You will need to present the following documents:

  • Your passport or National Electronic ID Card (carta d’identità elettronica – CIE)
  • A completed application form (Modello C.G.C.)
  • Two recent passport-sized photographs

Finding a job in Italy

Similar to most countries, there are numerous resources that allow you to search and apply for jobs in Italy by sector and location. Below is an overview of the most well-known ones.

General job search sites

  • Europe Language Jobs: Allows European language speakers to find job vacancies at over 1,500 companies
  • Experteer: Italy-wide site that allows you to find job listings and head hunters
  • Glassdoor: English-speaking jobs in Italy
  • Global job search site
  • Randstad: Project-based or temporary freelance positions
  • The Local It: English-language jobs in various sectors throughout the country
  • Total Jobs: Global site with an Italian jobs filter
  • TrovoLavoro: Italian site with jobs around the country

Public sector jobs

Speculative job applications

If you find a company that you would like to work for, you can send a speculative – or open – job application even if there aren’t any openings that match your resume.

A young woman searching for jobs on her laptop
Photo: Brandy Kennedy/Unsplash

You can begin your search with resources such as:

Finding a job in Rome

Home to many national and multinational corporations, Rome may be a fruitful place to start your job search. The capital’s global reach means that English-speaking vacancies are much more prevalent than in smaller towns. The leading sectors in the city include banking and finance, fashion, technology, tourism, and hospitality.

Some of the biggest employers based in Rome include:

Typical monthly earnings in Rome are about €1,450. You can find out about the cost of living in Rome in this article.

Job search sites in Rome

You can use both Italy-wide sites or city-specific engines to search for jobs in Rome.

Some of the best-known job search sites for Rome include:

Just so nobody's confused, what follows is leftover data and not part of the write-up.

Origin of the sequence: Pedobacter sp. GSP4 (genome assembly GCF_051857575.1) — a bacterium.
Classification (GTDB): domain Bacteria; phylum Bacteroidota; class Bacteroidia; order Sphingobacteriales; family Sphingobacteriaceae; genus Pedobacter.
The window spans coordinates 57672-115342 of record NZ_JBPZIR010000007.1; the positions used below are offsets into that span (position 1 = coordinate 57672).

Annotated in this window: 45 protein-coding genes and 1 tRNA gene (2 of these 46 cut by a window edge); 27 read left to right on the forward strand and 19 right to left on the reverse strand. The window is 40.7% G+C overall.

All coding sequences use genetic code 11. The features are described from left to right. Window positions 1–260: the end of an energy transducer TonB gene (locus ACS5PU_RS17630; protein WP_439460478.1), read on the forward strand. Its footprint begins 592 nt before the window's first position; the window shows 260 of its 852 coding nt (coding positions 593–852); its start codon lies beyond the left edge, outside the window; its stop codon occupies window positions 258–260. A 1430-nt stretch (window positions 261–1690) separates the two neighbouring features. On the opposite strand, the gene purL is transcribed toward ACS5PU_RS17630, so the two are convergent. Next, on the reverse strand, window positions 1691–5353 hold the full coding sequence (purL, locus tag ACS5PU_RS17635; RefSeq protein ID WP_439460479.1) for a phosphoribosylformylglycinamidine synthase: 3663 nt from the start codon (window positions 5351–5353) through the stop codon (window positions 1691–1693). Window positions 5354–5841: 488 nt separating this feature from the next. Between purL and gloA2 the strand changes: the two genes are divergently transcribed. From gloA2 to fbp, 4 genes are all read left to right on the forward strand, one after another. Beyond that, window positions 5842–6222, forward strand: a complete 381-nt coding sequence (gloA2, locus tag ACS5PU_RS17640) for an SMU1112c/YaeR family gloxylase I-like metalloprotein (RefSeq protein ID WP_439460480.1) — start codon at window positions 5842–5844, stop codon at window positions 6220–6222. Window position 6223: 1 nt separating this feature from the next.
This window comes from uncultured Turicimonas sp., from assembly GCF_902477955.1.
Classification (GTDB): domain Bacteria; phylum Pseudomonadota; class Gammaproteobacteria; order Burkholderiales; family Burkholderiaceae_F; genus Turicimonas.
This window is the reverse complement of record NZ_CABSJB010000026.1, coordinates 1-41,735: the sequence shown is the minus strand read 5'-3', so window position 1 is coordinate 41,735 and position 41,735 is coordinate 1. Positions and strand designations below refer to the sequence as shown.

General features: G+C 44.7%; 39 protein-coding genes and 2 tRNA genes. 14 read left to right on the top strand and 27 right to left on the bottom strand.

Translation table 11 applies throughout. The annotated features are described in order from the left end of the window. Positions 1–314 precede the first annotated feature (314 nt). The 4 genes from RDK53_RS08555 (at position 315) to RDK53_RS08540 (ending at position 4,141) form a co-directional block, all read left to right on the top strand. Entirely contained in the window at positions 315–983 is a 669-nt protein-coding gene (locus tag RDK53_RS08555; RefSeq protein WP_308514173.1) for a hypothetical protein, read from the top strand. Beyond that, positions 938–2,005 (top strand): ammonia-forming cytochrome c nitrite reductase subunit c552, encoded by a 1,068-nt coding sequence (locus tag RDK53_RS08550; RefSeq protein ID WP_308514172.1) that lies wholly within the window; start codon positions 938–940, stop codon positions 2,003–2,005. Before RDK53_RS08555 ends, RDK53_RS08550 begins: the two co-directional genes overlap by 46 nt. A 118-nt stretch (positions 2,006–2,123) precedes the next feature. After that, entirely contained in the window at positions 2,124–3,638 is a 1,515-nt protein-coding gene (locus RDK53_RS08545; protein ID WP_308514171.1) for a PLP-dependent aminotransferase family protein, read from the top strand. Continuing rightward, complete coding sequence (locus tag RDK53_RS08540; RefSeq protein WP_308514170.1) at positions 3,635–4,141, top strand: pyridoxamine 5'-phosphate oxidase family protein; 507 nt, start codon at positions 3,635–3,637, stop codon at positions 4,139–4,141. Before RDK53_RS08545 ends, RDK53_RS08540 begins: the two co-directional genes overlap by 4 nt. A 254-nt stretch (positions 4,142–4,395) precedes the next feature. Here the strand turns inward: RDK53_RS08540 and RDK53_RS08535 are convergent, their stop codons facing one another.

• Adzuna: Italy-wide job search engine with a Rome filter
  • Career Jet: Global site with many Rome-based jobs
  • Job Rapido: National job listings site with city-specific pages
  • Jobs in Rome: Rome-specific site in English
  • TrovoLavoro: Italian site with jobs around the country

Finding a job in Milan

Milan is home to Italy’s main stock exchange and has a high concentration of companies in fashion, textiles, design, chemicals, manufacturing, sports, media, and services. The city is increasingly known as Italy’s financial capital and many banking and wealth management companies can be found in its Porta Nuova district. This makes it one of Europe’s major business sectors.

Some top Italian employers in Milan include:

Milan is also home to the Italian headquarters of many major international corporations that are based in other countries. These include:

Milan is the most expensive city in Italy, but also the one with the highest salaries, which average around €1,850 per month.

Job search sites in Milan

Job search sites are a safe bet for finding lots of vacancies in your field in a short period of time. If you are job hunting in Milan, these career search sites might help:

  • Job Rapido: National job listings site with city-specific pages
  • Milano Today: Job announcements section of a Milan online newspaper
  • Jobs in Milan: Milan-specific site in English
  • Adzuna: Italy-wide job search engine with a Milan filter

Self-employment and freelancing in Italy

Self-employed workers made up around 23% of Italy’s total workforce in 2020, amounting to 5.1 million people. Fortunately for those looking to start their own ventures, the process for starting a business in Italy is relatively straightforward. This involves choosing a business structure, such as a sole proprietorship or limited liability company, and obtaining the necessary licenses or permits.

Female business owner stands in the window of her boutique placing a necklace on a dressed-up mannequin
Photo: Thomas Barwick via Getty Images

You will first need to register with the Agenzia delle Entrate (Italian Revenue Agency) and obtain a tax identification number (codice fiscale). You will also need to get a certificate of incorporation after filling in all the required documentation. Notably, many expats choose to hire a public notary and a company registration agent in Italy to assist them with this procedure.

And finally, you will need to open a bank account for the company, where you can deposit the minimum required share capital. Of course, the costs to set up a business will depend on the type of company and the equipment you require to run it.

Once you are up and running, it is also wise to hire an accountant to make sure that you comply with the requirements for accountancy in Italy. It is also important to be aware that self-employed workers in Italy must pay income tax and social security contributions, and organize their own health insurance.